The washer filled with water, I added detergent & clothes. And then it sat there. No agitation, no spinning. "Damn!" I thought. Something's always busted in Mexico. So I went to ask (nicely, think you) my landlady if there was some trick with the washer I didn't wasn't spinning properly. And, trick there was. She came over (she lives 2 units down) and jammed a ballpoint pen into the slot where the lid latch normally goes. "The latch broke off," she explained, "but this works just the same." And it did.

Once the cycles were completed, to the clothesline with the clothes. I felt 1940's hanging out my laundry. I got everything hung up except for about 6 pair of underwear, which went onto the backs of dining room chairs to dry. And I'll leave you contemplating that pretty mental picture. It's definitely a look...

The News from Oaxaca

Advertising sign for local language school: "Learn Englis Here."
Hmmm. Problematic, wouldn't you say?

Snapshot: The ladies here can often be seen walking down the street with parasols to protect them from the sun. When was the last time you saw THAT in the States? It makes ultimate good sense to me. So now I don't feel so stupid walking down the street in my big floppy brimmed Indiana Jones hat. Shade at any cost.

Last night I went to the Pochote Cine-Club to see a free movie. This is an art house that plays 2 movies every single night FREE! I like free a lot. The building was formerly the home of contemporary Oaxacan artist Francisco Toledo, who is the patron of the Cine-Club. Here's a link for those of you who read Spanish:

The 8:00 showing was the 1979 American film, "Hair." about a blast from the past! My era! I was one of one about 6 people in the theater. I'll have to admit it was a bit weird watching this slice of 60/70's Hippiedom here in Mexico (with Spanish subtitles, even!).

I'm truly enjoying having a kitchen. You have to understand that after 7 months on the road, it feels good to sit down to a non-restaurant meal. Tonight, I made myself a salad. That's a luxury, since I never order them in restaurants here. Lots of vegetables and lettuce, right? All of which require washing, right? In what water? Purified? Or the nasty stuff that comes out of the tap (non-drinkable). Here at home, I was very careful to soak all my greens in MICRODYN, which is the liquid microbicide commonly used here for everything from washing veggies, to purifying drinking water, to washing dishes. Put a few drops in, let 'em soak.

The produce here is gorgeous. Red, ripe tomatoes that actually taste like tomatoes. Wow! Avocados cheap. Unusual squashes. The Mercado (market) is where most Mexicans go to buy their veg (NOT at the supermarket). This is because it is usually fresher (often you're buying direct from the farmer), and cheaper, since you can haggle. A lot of Americans are put off by having to haggle. problem. I guess 10 years selling real estate in Chicago made me lose my timidity in closing a deal.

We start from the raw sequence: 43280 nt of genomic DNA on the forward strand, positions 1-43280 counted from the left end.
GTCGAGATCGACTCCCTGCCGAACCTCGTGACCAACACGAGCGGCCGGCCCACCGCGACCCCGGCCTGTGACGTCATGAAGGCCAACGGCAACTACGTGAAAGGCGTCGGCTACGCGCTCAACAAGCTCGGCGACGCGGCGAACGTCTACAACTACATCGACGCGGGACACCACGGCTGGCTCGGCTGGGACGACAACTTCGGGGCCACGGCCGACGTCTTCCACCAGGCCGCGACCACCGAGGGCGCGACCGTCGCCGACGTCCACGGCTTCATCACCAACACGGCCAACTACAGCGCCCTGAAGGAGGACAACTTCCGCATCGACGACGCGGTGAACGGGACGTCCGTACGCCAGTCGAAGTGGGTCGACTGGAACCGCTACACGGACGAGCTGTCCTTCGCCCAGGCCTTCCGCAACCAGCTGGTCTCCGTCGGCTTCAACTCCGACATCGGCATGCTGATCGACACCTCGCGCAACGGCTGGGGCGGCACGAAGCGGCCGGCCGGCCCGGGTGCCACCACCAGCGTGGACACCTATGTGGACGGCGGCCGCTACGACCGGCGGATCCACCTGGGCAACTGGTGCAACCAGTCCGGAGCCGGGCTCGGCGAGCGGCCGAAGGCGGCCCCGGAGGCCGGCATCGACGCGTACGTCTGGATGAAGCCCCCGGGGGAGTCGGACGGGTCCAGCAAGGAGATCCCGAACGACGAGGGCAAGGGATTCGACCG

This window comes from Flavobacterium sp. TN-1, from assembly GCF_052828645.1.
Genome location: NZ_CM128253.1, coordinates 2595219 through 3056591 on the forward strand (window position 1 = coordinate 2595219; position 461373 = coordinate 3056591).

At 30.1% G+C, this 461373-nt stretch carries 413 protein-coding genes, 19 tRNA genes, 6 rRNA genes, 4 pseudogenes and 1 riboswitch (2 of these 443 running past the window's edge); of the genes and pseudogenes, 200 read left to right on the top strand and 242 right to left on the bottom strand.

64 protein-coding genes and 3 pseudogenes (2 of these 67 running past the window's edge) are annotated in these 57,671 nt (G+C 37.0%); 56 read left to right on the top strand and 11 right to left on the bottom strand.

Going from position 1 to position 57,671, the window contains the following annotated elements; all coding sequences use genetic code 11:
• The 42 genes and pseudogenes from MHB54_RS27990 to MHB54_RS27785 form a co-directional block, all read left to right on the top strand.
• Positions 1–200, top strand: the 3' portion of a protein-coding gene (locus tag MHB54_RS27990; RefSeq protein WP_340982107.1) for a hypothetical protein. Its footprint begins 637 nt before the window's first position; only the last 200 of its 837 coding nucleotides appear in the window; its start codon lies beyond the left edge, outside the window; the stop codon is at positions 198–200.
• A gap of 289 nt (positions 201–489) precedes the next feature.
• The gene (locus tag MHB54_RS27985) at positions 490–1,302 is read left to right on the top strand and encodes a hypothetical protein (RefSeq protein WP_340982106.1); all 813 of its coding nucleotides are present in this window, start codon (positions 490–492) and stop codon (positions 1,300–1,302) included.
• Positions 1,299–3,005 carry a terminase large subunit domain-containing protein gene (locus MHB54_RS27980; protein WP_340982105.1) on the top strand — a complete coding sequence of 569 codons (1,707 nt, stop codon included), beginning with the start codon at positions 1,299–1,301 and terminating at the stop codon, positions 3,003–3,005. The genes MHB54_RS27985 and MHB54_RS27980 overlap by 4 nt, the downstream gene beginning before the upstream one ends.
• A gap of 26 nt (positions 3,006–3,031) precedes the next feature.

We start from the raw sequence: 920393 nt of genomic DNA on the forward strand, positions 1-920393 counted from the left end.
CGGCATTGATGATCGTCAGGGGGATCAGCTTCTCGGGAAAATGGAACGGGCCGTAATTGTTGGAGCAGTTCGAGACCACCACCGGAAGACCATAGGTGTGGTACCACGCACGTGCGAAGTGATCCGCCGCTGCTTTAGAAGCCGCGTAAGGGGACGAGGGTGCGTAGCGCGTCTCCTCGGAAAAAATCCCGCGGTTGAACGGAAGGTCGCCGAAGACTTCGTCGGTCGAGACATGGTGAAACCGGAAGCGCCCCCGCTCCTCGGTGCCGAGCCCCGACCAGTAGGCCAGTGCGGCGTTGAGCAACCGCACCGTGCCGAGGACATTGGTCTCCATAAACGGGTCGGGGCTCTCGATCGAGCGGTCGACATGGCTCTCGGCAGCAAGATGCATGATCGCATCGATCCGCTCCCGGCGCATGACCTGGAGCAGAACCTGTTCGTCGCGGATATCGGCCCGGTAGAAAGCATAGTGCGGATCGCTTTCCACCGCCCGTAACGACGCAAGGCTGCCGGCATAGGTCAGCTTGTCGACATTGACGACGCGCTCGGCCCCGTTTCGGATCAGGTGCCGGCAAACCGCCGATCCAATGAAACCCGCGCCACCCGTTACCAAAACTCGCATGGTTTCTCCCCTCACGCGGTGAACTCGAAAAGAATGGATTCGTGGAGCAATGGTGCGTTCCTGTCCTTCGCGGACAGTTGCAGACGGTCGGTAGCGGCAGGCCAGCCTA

Product plug: one beverage I'm crazy about here is called "Clight." Don't have any idea what that means...probably nothing at all. I'm guessing it's a riff on the popular bottled drink called "Be-Light." (next letter 'C'-light, get it?). This is a dry powdered drink mix. Think Kool-Aid. But oh so much more yummy. It's sugar free (made with Splenda) and comes in 100% natural fruit flavors like: Pear (my favorite), Mandarin/tangerine, Pineapple-Coconut, Mango, Peach, and Hibiscus Flower. Can you imagine the taste of PEAR Kool-Aid? Since they use natural flavorings and no preservatives, it's sure good.

Friday, June 5, 2009

Pix of the NEW new place

This new place looks like "Grandma's House." Not MY grandma, mind you...but somebody's. Maybe it's the lace tablecloth on the dining room table. And the china cabinet. Or it could be the overstuffed plaid sofa and armchair. Whatever it is, this place is C-O-Z-Y. And I like it.

Apartment #2: My NEW new place

Yes, I know I'm a gypsy. In the space of one week, I had THREE residences. Surely that's a record for even me. I was living in a hotel room, a new apartment, and a completely different apartment.

Yep, the cute little place I wrote about in the posts below continued to flood. It's the rainy season here, so this was something I was going to be looking at on a daily (nightly) basis. The roof leaked like a sieve. The effect was sort of like living under the canopy of a tropical rain forest.

And then there was the MIRACLE OF THE GAS LEAK. Read on: As I wrote in the post below, the gas man came and installed the gas tank. So far, so good. Warm showers. Great. He even showed my how to use the gas burner stovetop.